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Diets that promise quick weight loss aren’t usually successful. But making simple changes to your eating and exercise habits can be.
If you’re overweight, chances are you’re starting the new year with an old, familiar resolution: to take off a few pounds. This year, you say, you’re going to keep them off too.
That’s the attitude to have. To truly succeed, however, you may need a strategy other than simply “dieting.”
Dieting is generally considered a temporary activity. And temporary solutions may bring only temporary results.
The key to long-term weight-loss success is to look at your lifestyle, says Ruth Frechman, RD, spokeswoman for the Academy of Nutrition and Dietetics. Making small changes that you can live with can bring big rewards.
Slow and steady
Most of us want excess weight off right away. So diets that promise quick results sound appealing.
The problem is these diets don’t tend to be the most effective. Quick weight loss is usually a result of water loss, not fat.
“Losing weight is a process,” Frechman says. “It takes time. People expect to lose 10 pounds in a week, but your body just doesn’t lose fat that easily.”
A 1- to 2-pound loss per week is a more reasonable goal, she says. That adds up. And losing just 10 percent of your weight may improve your health—perhaps before you notice changes to your appearance.
To get started, Frechman advises setting short- and long-term goals to help keep yourself motivated.
A short-term goal might be to fit into a smaller clothing size, while a long-term goal could be to reduce your high blood pressure.
Next, Frechman suggests keeping a food journal—a running tally of all the foods and beverages you consume each day. Most of us eat more than we realize, she says. Seeing it in black and white might help you identify where you can cut back and what you can change in your current eating plan.
Finally, you’ll need to make some healthy changes. These tips can help you get started:
- Eat breakfast.
Studies show that people who don’t eat a morning meal may eat more for lunch and dinner than they otherwise would, Frechman says.
- Measure portions.
What you consider one serving could actually be several. Using a smaller plate can help too.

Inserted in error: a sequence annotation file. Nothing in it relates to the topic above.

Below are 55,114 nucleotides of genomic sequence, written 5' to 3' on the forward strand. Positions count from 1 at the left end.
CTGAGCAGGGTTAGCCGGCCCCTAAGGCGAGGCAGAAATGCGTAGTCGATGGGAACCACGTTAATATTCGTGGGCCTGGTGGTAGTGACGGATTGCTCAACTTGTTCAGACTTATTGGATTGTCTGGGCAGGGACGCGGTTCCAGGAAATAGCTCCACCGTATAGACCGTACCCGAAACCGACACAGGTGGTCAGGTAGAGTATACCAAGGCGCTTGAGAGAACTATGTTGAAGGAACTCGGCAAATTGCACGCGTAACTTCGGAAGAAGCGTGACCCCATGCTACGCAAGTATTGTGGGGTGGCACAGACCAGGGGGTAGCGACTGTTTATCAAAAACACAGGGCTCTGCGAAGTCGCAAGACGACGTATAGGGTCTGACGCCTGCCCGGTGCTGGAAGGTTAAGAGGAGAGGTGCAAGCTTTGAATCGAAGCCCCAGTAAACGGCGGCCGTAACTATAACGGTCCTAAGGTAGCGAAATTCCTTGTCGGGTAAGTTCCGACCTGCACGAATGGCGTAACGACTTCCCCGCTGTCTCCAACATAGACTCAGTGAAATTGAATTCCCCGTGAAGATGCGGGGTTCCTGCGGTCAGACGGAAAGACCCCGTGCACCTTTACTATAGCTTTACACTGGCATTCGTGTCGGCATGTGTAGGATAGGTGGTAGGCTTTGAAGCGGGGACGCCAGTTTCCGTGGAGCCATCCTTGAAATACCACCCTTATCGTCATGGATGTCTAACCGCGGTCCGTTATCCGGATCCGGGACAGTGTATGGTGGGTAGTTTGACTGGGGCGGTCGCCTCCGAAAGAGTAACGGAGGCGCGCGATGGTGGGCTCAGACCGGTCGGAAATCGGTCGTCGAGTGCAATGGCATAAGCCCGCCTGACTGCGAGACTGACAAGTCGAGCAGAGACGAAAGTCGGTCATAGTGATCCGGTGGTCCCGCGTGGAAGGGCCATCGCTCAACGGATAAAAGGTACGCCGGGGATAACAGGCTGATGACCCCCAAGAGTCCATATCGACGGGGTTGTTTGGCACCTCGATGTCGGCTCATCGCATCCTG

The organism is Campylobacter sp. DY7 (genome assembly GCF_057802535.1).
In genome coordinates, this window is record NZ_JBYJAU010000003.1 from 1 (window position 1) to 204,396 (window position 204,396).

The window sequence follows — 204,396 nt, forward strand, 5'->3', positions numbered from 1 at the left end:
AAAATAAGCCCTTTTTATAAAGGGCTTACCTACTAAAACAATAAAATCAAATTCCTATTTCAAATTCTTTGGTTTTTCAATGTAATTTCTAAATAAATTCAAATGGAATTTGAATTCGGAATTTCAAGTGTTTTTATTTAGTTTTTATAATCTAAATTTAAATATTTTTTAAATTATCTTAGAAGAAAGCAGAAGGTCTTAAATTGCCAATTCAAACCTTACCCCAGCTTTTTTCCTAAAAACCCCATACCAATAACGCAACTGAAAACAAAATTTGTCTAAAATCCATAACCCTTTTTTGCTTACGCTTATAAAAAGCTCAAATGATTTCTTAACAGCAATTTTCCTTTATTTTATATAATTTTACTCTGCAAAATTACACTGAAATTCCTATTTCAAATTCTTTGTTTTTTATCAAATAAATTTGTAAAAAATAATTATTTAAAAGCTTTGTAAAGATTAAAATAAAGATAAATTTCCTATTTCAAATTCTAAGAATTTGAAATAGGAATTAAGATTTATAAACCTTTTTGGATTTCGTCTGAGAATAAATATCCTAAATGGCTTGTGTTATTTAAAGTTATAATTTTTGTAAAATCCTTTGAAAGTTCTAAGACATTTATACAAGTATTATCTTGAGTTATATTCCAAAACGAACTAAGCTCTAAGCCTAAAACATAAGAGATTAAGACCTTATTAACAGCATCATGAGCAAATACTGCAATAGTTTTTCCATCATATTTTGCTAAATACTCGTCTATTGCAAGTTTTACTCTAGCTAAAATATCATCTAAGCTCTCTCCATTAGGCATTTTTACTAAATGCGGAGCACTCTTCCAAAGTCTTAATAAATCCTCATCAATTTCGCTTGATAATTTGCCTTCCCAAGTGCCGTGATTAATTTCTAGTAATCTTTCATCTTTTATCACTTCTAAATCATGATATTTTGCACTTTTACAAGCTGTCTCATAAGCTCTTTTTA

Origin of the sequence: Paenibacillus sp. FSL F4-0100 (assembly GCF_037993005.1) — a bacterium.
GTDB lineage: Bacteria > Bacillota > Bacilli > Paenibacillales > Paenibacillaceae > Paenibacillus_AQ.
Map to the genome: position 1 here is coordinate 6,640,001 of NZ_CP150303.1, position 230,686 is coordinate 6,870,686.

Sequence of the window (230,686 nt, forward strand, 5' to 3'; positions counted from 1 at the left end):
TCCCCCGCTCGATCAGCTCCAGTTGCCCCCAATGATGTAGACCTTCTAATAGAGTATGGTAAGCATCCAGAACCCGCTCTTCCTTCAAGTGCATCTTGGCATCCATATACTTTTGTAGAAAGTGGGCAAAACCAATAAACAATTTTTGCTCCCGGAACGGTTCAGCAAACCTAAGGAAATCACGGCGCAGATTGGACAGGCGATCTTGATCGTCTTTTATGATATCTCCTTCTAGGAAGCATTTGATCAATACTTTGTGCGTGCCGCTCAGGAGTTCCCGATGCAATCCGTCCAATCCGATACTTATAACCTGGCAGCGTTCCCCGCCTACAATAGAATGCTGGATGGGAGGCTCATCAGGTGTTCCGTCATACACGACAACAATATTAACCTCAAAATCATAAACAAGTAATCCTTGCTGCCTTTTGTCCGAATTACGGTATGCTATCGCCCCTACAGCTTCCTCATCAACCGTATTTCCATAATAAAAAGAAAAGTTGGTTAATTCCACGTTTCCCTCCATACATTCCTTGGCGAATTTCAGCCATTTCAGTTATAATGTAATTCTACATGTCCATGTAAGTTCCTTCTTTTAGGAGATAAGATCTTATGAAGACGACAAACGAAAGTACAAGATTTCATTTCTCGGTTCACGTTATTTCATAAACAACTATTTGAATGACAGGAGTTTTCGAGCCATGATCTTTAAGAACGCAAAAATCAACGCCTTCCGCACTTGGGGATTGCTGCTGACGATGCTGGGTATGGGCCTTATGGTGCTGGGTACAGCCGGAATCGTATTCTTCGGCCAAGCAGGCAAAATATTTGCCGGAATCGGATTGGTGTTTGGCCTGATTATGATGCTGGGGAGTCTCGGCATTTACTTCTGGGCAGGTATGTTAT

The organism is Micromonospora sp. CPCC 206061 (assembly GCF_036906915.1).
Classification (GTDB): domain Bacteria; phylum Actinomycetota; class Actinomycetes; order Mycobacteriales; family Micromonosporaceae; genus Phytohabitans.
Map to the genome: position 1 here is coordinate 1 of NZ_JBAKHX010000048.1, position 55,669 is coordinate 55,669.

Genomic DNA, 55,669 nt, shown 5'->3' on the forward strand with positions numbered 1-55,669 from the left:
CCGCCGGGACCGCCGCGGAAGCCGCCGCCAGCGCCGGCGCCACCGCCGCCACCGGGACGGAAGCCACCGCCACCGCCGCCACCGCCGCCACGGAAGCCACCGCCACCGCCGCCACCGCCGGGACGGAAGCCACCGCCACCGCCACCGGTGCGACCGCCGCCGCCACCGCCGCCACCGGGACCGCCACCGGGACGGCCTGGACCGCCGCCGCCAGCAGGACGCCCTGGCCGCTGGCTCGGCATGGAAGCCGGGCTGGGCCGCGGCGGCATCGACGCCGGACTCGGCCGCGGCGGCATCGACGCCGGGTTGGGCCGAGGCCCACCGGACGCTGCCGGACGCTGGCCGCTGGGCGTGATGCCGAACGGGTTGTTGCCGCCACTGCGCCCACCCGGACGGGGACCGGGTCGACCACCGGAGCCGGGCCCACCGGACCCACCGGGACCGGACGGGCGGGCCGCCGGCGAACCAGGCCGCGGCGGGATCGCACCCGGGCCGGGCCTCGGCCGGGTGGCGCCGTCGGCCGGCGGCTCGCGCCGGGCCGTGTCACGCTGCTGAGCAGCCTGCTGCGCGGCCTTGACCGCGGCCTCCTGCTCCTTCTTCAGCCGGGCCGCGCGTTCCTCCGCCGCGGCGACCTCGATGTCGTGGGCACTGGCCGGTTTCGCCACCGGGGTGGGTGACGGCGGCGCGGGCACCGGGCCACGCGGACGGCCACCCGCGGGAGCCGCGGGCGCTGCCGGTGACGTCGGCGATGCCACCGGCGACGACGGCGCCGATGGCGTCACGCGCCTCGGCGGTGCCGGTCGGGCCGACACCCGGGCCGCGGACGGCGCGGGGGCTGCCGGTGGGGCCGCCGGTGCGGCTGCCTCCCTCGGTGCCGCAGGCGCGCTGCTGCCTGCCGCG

- Add another fruit or vegetable to your meal plan.
Fruits and veggies are generally low in calories and loaded with nutrients. Plus they’re filling. Eating more produce might help you cut back on less healthful foods.
- Replace higher fat, higher calorie foods with more healthful alternatives.
For example, always choose the leanest meats, and instead of snacking on chips, try carrot sticks. Or, if you’d ordinarily have a milkshake when eating out, order milk. Make it nonfat rather than whole milk, and you’ll save an additional 60 calories, says Frechman.
- Eat more slowly.
It takes at least 15 minutes to recognize when you’re full. Slow down and you may not feel like having a second helping.
- Make exercise a priority.
Be specific about when and how you’ll be active. You could get up half an hour earlier to go for a walk four days a week. Or spend 30 minutes of your lunch break at the gym. A simple tip, according to Frechman, is to get a pedometer. See how many steps you normally take each day—then increase that by 2,000. “Walking is about the easiest, cheapest exercise, and it’s very effective,” she says.
- Get back to basics.
Modern conveniences contribute to inactivity, so make an effort to be active. If possible, walk or bike to the store instead of driving. Or wash your vehicle by hand instead of going through an automatic car wash.
- Be active all day.
Rather than sitting on the couch to watch television, plan on dusting or doing other chores while you watch your shows. Even if you walk in place during commercials, you can work up a sweat, says Frechman.
- Plan active vacations.
Think hiking or skiing. Just choose an activity you enjoy that will get you moving.
- Don't go it alone
Talk to your doctor or a dietitian for more weight-loss tips. With their help, this can be the year of a trimmer, healthier you.